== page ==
You see, I never claimed in this blog that I’m anything but a domestic disaster. Some would even say I’m a slob when it comes to my apartment. Do notice the emphasis on “apartment,” as I don’t think anyone would consider me a slob in any other respect, because I’m not.

Something changed, however, when I moved downstairs last month. The place was so fresh and clean when I moved in that I felt as though I was literally given an opportunity to start on a clean slate — pardon the pun. It’s also brighter in here, plus I got rid of my ratty sectional sofa and bought myself a new, queen-size bed. Cognitively I’ve always known that the trick to avoiding “domestic disaster” status is not to let anything pile up, but, for some reason, I’ve never been able to put that trick into practice. Until now.

Overall, this move has definitely been a good thing. Losing the fans from hell has been great — so much so that I’ve been overlooking the deficiencies in this new place, of which there are several.

I feel the move’s a milestone of sort, which is appropriate in the context of how I’ll be turning 40 in August. During the move, I quite literally threw out my 30s. Out went all the material (except one file folder) I created and used while teaching. I also threw out a forest of paper I’d been keeping. I think the reason I accumulate so much paper is because it is the only tangible product of so much hard work over the years, and I usually can’t bring myself to throw out work.

There’s no need for all that paper now. For instance, I don’t intend to ever go back to teaching. I had been keeping my teaching-related material on the thought that maybe I would some day; I knew it would all need serious updating, but I kept it so that I would have a base to start with. But fuck it! I won’t go back there, so what’s the point?!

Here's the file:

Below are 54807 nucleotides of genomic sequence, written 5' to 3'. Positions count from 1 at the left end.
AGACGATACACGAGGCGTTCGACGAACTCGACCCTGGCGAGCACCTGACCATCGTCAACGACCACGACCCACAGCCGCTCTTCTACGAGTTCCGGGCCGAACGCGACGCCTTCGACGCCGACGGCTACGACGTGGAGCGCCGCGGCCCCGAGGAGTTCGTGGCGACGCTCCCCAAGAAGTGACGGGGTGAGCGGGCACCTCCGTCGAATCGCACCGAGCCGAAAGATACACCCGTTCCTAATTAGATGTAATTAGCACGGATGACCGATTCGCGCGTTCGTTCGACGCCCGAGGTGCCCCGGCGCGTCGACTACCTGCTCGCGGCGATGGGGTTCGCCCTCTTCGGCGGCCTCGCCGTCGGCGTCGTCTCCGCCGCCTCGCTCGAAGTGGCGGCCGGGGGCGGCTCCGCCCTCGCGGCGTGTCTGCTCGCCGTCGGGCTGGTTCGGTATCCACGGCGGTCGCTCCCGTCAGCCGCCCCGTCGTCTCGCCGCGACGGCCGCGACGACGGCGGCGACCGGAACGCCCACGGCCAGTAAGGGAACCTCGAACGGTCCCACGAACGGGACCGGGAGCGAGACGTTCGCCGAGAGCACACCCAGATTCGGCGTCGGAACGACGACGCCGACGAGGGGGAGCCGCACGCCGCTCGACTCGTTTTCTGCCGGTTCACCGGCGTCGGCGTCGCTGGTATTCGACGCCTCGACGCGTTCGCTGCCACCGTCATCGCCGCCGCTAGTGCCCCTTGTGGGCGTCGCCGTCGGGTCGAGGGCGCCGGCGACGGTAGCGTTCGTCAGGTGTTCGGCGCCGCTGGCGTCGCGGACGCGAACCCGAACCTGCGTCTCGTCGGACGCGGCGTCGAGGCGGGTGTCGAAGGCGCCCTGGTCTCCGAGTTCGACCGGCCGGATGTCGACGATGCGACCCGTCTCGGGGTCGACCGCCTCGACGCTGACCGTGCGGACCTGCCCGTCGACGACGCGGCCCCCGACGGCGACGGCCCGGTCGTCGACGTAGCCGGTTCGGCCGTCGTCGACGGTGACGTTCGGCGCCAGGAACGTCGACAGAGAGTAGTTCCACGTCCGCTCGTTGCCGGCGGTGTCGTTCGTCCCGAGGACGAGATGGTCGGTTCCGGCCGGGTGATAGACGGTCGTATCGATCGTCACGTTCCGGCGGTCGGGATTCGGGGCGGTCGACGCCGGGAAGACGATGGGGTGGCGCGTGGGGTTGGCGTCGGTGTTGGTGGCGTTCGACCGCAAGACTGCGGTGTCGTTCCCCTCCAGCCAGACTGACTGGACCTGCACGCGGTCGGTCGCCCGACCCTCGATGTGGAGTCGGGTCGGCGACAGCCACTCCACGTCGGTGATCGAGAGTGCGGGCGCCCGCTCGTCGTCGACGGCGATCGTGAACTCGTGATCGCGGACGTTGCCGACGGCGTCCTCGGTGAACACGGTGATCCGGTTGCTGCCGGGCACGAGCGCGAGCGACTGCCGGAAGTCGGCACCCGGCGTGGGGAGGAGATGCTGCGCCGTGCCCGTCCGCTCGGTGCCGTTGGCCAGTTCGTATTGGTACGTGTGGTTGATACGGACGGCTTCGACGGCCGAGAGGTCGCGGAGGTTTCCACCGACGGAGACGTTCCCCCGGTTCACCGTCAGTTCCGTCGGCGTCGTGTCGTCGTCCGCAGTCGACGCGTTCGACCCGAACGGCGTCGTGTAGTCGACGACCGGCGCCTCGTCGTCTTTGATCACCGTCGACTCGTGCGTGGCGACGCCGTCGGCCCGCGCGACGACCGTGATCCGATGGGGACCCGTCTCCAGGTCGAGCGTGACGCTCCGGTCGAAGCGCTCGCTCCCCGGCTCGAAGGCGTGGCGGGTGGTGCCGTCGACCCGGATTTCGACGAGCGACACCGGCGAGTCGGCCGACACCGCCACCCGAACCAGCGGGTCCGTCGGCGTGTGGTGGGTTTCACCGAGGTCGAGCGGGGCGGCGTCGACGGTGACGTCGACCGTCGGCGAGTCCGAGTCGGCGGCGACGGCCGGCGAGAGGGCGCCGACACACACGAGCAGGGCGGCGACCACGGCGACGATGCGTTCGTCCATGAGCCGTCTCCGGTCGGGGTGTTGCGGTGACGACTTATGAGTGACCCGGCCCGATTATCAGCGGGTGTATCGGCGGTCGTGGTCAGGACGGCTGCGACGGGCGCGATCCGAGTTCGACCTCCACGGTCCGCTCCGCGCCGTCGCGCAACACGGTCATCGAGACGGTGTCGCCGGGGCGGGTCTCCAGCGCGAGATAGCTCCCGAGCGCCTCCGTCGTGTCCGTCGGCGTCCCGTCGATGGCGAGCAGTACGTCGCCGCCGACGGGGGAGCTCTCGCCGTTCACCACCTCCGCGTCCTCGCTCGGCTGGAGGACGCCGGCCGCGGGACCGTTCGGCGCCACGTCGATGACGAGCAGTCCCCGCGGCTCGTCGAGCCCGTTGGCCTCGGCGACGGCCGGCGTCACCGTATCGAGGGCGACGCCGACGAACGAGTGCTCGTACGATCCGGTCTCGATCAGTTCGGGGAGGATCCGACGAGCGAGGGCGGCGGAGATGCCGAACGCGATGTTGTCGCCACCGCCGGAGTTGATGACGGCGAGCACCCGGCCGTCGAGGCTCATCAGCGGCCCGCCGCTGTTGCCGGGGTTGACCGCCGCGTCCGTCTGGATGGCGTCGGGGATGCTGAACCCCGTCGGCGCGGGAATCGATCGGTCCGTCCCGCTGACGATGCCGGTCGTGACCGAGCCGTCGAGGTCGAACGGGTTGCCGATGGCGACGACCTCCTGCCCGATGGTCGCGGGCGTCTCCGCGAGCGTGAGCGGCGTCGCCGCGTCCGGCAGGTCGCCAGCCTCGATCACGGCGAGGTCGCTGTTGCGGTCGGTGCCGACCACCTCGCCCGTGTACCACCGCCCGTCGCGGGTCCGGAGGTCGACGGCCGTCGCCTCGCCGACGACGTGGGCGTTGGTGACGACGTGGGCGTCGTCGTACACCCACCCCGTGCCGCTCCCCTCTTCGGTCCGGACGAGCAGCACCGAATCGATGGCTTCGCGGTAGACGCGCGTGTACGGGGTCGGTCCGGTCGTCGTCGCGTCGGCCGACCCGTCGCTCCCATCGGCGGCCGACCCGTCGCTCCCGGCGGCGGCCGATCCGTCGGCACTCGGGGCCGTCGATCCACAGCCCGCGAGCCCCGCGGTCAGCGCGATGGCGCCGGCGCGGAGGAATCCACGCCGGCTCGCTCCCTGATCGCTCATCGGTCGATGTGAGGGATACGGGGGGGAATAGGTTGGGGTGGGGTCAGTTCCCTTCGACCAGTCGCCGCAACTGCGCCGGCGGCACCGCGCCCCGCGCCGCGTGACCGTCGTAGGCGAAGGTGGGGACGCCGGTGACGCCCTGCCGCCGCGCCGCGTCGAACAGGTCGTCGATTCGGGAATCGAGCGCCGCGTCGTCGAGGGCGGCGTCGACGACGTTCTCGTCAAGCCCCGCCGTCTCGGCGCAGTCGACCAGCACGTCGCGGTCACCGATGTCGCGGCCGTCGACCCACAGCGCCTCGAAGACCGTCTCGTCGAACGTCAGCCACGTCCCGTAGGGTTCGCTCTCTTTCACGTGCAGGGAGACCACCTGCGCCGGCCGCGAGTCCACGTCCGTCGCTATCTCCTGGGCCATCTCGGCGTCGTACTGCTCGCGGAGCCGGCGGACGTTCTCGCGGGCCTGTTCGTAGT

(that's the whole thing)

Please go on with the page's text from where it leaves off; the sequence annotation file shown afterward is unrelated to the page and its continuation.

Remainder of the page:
I’m also seriously thinking again about quitting smoking. (Oh no, here he goes again!) This time I’m thinking about giving hypnosis a shot. If it doesn’t work, it doesn’t work. When you think about how I’m already literally burning away $250 a month on cigarettes, why not give it a try? If it works, I’ll be off nicotine cold turkey; if it doesn’t, I’ll give the patch another whirl.

All of this seems to be part of a reinvention of Maurice, the guy who’s turning 40 this year and knows that (a) he’s in a bit of a rut and (b) he can’t live through the next decade as he did that last one. It’s a small thing …but I believe losing those 25-30 pounds since this time last year has been the trigger mentally. I had grown to have a fatalistic attitude with regard to my weight, assuming it just goes up and up and up with most middle-aged guys. The fact I was able to disprove that to myself has led me to believe that other good changes ARE possible.

So here’s to making good changes in life!

Now if you’ll excuse me, I have to go wash that dish and mug I left in the sink… 😉

When Governments Are the Addicts